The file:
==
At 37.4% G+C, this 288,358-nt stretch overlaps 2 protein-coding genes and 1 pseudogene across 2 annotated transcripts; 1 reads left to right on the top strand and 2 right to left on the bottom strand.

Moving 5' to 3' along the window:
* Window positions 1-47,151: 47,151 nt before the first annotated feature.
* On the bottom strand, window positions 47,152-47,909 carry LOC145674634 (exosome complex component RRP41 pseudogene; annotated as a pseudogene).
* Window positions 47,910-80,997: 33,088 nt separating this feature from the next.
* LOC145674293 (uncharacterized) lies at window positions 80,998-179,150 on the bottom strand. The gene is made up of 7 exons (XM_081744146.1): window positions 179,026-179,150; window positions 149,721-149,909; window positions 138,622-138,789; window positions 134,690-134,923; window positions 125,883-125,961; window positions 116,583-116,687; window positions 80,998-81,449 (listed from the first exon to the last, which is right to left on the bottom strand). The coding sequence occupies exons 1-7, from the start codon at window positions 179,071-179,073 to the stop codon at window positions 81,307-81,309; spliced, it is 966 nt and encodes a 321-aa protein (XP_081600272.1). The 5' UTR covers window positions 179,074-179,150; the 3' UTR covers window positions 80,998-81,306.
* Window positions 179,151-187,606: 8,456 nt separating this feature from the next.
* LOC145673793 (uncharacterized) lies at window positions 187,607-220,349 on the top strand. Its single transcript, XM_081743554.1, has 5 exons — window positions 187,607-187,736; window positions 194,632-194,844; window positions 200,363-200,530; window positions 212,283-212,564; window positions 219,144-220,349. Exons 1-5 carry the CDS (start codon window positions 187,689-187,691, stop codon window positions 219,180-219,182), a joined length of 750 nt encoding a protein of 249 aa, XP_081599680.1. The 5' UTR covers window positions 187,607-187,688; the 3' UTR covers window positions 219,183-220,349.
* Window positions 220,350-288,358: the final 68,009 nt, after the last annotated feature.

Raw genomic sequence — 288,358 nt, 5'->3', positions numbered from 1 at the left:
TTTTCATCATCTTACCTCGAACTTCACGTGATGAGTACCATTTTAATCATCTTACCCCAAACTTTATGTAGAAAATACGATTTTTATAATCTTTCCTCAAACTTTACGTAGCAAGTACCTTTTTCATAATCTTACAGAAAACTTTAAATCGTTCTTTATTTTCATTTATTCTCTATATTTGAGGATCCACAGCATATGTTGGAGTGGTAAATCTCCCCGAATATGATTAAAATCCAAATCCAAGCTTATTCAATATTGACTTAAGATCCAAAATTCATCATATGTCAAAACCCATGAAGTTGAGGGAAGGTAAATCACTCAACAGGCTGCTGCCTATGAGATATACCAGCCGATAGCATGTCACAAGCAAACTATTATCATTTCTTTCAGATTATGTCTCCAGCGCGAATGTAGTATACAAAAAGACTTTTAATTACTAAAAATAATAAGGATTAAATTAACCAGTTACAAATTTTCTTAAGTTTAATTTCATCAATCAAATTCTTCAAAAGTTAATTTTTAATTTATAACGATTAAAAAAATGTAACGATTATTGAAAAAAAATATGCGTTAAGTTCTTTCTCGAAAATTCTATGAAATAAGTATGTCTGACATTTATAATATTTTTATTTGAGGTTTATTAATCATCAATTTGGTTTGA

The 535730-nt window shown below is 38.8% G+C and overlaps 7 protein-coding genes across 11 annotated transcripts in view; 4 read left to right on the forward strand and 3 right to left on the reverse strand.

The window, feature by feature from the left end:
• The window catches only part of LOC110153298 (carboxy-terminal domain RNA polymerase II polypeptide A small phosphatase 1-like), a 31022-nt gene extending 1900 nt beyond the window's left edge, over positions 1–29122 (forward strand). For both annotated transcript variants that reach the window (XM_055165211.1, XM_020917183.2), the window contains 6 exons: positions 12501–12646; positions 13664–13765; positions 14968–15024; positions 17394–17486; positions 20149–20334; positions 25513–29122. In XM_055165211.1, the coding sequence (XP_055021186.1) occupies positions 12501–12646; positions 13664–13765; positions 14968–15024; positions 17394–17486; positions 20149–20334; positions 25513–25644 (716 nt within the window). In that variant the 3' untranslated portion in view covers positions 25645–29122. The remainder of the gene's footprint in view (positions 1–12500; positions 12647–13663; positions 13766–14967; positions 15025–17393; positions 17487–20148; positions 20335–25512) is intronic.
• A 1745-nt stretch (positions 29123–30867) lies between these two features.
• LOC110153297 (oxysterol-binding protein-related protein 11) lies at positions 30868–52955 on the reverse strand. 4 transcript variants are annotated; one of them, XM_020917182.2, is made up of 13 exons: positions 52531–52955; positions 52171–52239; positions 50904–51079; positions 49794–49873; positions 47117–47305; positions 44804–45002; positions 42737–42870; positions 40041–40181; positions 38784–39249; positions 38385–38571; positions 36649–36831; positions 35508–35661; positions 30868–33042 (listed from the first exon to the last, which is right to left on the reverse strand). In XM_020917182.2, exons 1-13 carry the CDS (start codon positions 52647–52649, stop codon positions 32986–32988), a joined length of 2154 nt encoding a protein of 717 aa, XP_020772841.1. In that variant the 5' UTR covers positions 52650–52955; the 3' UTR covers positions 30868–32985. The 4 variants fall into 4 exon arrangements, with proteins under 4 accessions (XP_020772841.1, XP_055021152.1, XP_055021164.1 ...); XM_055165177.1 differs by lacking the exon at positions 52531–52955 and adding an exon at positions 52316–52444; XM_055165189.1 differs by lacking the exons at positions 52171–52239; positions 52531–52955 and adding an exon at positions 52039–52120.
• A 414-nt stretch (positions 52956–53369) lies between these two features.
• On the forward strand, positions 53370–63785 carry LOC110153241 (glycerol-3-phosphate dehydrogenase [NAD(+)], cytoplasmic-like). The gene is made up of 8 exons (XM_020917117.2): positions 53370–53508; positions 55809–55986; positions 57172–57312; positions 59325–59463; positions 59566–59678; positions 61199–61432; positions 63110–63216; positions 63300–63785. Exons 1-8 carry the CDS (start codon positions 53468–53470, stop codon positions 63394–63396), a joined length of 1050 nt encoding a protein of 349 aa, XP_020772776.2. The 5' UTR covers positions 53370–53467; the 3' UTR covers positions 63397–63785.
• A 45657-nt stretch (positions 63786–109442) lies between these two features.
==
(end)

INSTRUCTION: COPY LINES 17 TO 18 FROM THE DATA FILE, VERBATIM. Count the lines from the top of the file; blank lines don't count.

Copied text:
• A 414-nt stretch (positions 52956–53369) lies between these two features.
• On the forward strand, positions 53370–63785 carry LOC110153241 (glycerol-3-phosphate dehydrogenase [NAD(+)], cytoplasmic-like). The gene is made up of 8 exons (XM_020917117.2): positions 53370–53508; positions 55809–55986; positions 57172–57312; positions 59325–59463; positions 59566–59678; positions 61199–61432; positions 63110–63216; positions 63300–63785. Exons 1-8 carry the CDS (start codon positions 53468–53470, stop codon positions 63394–63396), a joined length of 1050 nt encoding a protein of 349 aa, XP_020772776.2. The 5' UTR covers positions 53370–53467; the 3' UTR covers positions 63397–63785.